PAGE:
These redox-dependent molecular switches provide therapeutic advantages as they can be used to block the activity of kinases. Drugs targeting cysteine residues, known as covalent inhibitors, were initially designed for members of the EGFR family (Tsou et al., 2005). Since then, more than forty covalent inhibitors have been approved by the US Food and Drug Administration (FDA). Most of these target residues in the cysteinome, particularly a cysteine at the front site of the kinase in the F2 position (Chaikuad et al., 2018). However, other cysteine hotspots are yet to be fully explored (Yen-Pon et al., 2018; Chen et al., 2022; Zhang et al., 2016), including the cysteine disulfide bonds identified by Bendzunas et al. which could be important therapeutic targets.

The work of Bendzunas et al. and others highlights how significant redox biology is for understanding protein kinase function and pharmacology. However, the regulatory power of cysteine oxidation is often underappreciated, and the effect it has on most human kinases remains unknown. Further exploration of the cysteines in protein kinases, together with more high-resolution structural data, will help to bridge this gap and may lead to the discovery of more drug targets for covalent inhibitors.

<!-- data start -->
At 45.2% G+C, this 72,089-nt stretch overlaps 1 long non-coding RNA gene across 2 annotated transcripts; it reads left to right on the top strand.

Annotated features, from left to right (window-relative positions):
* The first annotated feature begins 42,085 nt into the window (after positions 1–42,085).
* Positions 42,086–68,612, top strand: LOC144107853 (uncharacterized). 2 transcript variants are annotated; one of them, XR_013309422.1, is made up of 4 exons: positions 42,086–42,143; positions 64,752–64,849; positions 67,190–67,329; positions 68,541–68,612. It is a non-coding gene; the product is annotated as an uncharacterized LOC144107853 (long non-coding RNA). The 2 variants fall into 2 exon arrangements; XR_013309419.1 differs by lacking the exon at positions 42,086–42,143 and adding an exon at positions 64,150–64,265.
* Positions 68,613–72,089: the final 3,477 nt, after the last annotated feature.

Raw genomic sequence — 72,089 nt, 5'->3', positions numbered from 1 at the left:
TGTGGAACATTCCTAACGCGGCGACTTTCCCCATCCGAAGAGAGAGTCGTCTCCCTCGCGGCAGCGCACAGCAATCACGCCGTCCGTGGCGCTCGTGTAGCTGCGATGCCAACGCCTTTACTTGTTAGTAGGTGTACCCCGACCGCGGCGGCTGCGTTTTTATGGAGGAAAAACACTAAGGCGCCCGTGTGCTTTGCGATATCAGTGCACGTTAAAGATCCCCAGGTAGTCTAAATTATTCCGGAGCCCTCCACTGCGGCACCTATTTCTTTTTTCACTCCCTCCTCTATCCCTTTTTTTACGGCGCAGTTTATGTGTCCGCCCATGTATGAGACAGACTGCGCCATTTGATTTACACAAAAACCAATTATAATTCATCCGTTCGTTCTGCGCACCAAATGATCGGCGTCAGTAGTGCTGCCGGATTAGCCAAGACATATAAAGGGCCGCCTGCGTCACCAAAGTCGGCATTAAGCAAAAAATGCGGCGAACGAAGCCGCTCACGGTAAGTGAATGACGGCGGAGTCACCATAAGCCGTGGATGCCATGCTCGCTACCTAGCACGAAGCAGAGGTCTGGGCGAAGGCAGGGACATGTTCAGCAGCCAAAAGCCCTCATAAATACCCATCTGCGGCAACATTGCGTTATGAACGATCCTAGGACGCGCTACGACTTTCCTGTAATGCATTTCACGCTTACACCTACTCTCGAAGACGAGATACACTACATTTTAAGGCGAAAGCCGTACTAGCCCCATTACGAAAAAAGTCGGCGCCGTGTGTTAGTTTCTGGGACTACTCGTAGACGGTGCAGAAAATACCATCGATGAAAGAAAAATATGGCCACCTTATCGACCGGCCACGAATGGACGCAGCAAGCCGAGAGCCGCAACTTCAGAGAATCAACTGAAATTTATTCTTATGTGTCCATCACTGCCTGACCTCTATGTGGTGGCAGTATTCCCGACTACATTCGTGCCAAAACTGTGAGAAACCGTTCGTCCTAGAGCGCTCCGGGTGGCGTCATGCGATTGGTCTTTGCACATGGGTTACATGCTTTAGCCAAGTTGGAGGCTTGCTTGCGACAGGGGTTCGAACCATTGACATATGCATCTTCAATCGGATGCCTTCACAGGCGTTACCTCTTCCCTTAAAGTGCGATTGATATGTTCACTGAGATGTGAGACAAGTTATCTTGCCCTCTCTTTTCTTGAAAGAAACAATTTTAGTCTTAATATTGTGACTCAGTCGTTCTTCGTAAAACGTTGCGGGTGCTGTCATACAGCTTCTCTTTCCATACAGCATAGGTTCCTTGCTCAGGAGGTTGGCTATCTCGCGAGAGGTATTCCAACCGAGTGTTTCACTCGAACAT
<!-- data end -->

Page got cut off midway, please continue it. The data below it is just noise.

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Author details

  1. Iván Plaza-Menacho

    Iván Plaza-Menacho leads the Kinases, Protein Phosphorylation and Cancer Group in the Structural Biology Programme, Spanish National Cancer Research Centre (CNIO), Madrid, Spain

    For correspondence
    iplaza@cnio.es
    Competing interests
    No competing interests declared
    ORCID icon "This ORCID iD identifies the author of this article:" 0000-0003-4666-9431

Publication history

  1. Version of Record published: June 20, 2024 (version 1)

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© 2024, Plaza-Menacho

This article is distributed under the terms of the Creative Commons Attribution License, which permits unrestricted use and redistribution provided that the original author and source are credited.

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  1. Iván Plaza-Menacho
(2024)
Protein Kinases: Redox takes control
eLife 13:e99765.
https://doi.org/10.7554/eLife.99765